What’s going on at Yale and the University of Missouri is Kabuki theater. Leftists are resurrecting that old white guilt to effect permanent changes in America’s institutions. They will destroy the police, who are often the only bulwark between blacks and their true enemy, namely, other blacks; take over, rather than merely share, America’s educational establishments; and ensure permanent Democrat dominance in America’s agencies and other administrative offices, which is where the real political power in our country now lies.
We are not reaping the bitter harvest of the first black slaves to arrive in America (replacing the Irish slaves who died to quickly). We are not seeing the result of the Constitution’s morally wrong decision to deny Southern blacks civil rights but, instead, to treat them as slaves so as to preserve the union. Nor is this the fallout from the Civil War in which America spilled so much blood to preserve the union without that fatal taint of slavery.
What we’re seeing instead is the bitter fruit of the seeds planted during the 1960s. That was when the Leftists took over the Civil Rights movement, perverting it from one aimed at giving all Americans equal rights under the law, and turning it instead into a cudgel by which to destroy America’s institutions and begin the Marxist revolution.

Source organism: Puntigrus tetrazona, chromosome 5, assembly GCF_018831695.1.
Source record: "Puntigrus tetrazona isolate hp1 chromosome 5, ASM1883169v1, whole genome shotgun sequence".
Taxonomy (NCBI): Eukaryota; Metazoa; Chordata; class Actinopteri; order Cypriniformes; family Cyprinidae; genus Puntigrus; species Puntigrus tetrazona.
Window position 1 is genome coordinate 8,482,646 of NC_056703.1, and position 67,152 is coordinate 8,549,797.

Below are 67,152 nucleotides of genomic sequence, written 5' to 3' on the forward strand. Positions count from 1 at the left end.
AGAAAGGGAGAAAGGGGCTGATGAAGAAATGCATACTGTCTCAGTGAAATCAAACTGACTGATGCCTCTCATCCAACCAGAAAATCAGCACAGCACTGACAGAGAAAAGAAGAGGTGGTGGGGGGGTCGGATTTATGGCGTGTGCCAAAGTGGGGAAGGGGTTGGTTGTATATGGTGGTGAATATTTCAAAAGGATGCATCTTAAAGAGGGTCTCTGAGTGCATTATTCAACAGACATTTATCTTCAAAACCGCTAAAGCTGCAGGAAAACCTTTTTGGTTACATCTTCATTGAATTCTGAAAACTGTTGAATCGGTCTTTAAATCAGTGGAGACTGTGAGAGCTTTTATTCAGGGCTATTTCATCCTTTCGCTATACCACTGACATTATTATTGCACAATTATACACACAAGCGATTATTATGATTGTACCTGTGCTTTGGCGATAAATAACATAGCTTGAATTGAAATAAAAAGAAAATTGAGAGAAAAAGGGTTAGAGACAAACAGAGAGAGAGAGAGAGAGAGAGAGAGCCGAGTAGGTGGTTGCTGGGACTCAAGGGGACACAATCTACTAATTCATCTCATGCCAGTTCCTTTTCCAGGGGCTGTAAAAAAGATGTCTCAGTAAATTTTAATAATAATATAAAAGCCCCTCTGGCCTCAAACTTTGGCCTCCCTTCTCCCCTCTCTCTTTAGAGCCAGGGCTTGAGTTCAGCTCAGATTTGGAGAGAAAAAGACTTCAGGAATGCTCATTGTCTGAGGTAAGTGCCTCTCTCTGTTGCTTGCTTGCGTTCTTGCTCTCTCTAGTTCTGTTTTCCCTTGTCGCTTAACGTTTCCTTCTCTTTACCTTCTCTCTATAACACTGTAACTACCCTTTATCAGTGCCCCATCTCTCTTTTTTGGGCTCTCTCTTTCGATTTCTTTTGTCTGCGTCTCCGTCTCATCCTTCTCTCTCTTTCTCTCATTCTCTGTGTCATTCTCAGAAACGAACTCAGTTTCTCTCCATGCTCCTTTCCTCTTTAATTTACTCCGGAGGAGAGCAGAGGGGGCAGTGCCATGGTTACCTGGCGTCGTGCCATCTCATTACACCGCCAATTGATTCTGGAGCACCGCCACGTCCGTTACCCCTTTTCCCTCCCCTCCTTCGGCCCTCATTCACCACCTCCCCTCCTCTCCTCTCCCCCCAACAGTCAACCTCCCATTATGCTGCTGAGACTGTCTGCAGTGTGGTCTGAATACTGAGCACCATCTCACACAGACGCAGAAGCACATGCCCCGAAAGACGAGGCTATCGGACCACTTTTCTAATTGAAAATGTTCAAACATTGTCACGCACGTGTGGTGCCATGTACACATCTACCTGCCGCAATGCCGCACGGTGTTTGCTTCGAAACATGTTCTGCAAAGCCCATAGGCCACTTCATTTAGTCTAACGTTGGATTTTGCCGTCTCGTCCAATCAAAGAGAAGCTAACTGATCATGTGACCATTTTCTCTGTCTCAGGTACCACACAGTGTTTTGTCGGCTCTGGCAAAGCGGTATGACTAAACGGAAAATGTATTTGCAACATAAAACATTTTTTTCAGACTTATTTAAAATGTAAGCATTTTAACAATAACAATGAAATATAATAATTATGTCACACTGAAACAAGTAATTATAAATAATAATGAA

This is a bitter harvest indeed, and the fact that the administrators at America’s universities have no will to stand and fight doesn’t bode well for America.
I do have one idea, though. It has become obvious to me that, as long as they perceive a benefit to a college degree, America’s middle class parents will not stop sending their children to colleges that have abandoned teaching and are simply cesspools of classroom Leftism and dorm room debauchery. Even soaring tuition and staggering debts will not deter them.
What will deter parents is for them to realize that a college degree in the misnamed “liberal” arts, rather than giving their children greater opportunities for employment will limit them. It’s therefore time for America’s employers to look at these shrill, hyper-sensitive, trigger-warning happy, illogical, weak, pathetic, hate-filled graduates and say “No.”
“No, we will not hire you. You university grads are useless in the work place. You have no initiative, no moral decency, no backbone, and you’re really irritating with your trigger warnings, political correctness, and self involvement.”
If enough employers refuse to hire these mewling brats, the air should finally go out of the grossly inflated higher education balloon.